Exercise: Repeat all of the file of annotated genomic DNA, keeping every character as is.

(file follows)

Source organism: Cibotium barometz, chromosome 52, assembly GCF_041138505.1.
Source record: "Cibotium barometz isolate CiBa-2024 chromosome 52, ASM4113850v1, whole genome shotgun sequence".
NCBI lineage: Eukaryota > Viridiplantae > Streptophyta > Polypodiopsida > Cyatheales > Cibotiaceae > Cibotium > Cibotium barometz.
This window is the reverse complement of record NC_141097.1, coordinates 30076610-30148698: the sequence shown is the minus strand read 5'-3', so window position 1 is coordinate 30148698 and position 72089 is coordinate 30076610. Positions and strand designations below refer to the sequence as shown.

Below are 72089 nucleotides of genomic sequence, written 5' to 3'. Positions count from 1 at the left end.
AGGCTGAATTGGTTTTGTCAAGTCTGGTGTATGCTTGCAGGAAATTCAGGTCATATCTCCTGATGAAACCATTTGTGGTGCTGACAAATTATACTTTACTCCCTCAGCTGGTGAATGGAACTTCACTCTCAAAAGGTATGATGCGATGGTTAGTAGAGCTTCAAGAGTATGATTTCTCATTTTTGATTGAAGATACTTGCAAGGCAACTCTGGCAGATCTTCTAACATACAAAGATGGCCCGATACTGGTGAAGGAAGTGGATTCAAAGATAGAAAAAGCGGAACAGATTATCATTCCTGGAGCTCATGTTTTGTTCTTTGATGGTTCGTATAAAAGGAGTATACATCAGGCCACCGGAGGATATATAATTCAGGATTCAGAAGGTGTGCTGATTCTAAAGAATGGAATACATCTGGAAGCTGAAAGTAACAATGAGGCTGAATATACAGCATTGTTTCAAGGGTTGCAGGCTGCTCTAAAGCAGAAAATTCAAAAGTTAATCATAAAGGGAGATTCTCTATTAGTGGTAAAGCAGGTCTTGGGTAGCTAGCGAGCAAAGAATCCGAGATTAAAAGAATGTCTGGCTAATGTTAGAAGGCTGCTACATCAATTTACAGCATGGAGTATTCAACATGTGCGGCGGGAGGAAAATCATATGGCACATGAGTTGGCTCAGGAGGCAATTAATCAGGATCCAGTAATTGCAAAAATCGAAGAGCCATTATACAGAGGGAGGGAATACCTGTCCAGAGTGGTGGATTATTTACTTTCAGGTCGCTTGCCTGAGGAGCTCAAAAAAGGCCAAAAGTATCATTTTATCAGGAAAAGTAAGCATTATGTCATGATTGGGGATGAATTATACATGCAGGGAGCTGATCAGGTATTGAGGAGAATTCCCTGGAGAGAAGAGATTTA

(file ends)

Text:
Source organism: Cibotium barometz, chromosome 52, assembly GCF_041138505.1.
Source record: "Cibotium barometz isolate CiBa-2024 chromosome 52, ASM4113850v1, whole genome shotgun sequence".
NCBI lineage: Eukaryota > Viridiplantae > Streptophyta > Polypodiopsida > Cyatheales > Cibotiaceae > Cibotium > Cibotium barometz.
This window is the reverse complement of record NC_141097.1, coordinates 30076610-30148698: the sequence shown is the minus strand read 5'-3', so window position 1 is coordinate 30148698 and position 72089 is coordinate 30076610. Positions and strand designations below refer to the sequence as shown.

Below are 72089 nucleotides of genomic sequence, written 5' to 3'. Positions count from 1 at the left end.
AGGCTGAATTGGTTTTGTCAAGTCTGGTGTATGCTTGCAGGAAATTCAGGTCATATCTCCTGATGAAACCATTTGTGGTGCTGACAAATTATACTTTACTCCCTCAGCTGGTGAATGGAACTTCACTCTCAAAAGGTATGATGCGATGGTTAGTAGAGCTTCAAGAGTATGATTTCTCATTTTTGATTGAAGATACTTGCAAGGCAACTCTGGCAGATCTTCTAACATACAAAGATGGCCCGATACTGGTGAAGGAAGTGGATTCAAAGATAGAAAAAGCGGAACAGATTATCATTCCTGGAGCTCATGTTTTGTTCTTTGATGGTTCGTATAAAAGGAGTATACATCAGGCCACCGGAGGATATATAATTCAGGATTCAGAAGGTGTGCTGATTCTAAAGAATGGAATACATCTGGAAGCTGAAAGTAACAATGAGGCTGAATATACAGCATTGTTTCAAGGGTTGCAGGCTGCTCTAAAGCAGAAAATTCAAAAGTTAATCATAAAGGGAGATTCTCTATTAGTGGTAAAGCAGGTCTTGGGTAGCTAGCGAGCAAAGAATCCGAGATTAAAAGAATGTCTGGCTAATGTTAGAAGGCTGCTACATCAATTTACAGCATGGAGTATTCAACATGTGCGGCGGGAGGAAAATCATATGGCACATGAGTTGGCTCAGGAGGCAATTAATCAGGATCCAGTAATTGCAAAAATCGAAGAGCCATTATACAGAGGGAGGGAATACCTGTCCAGAGTGGTGGATTATTTACTTTCAGGTCGCTTGCCTGAGGAGCTCAAAAAAGGCCAAAAGTATCATTTTATCAGGAAAAGTAAGCATTATGTCATGATTGGGGATGAATTATACATGCAGGGAGCTGATCAGGTATTGAGGAGAATTCCCTGGAGAGAAGAGATTTA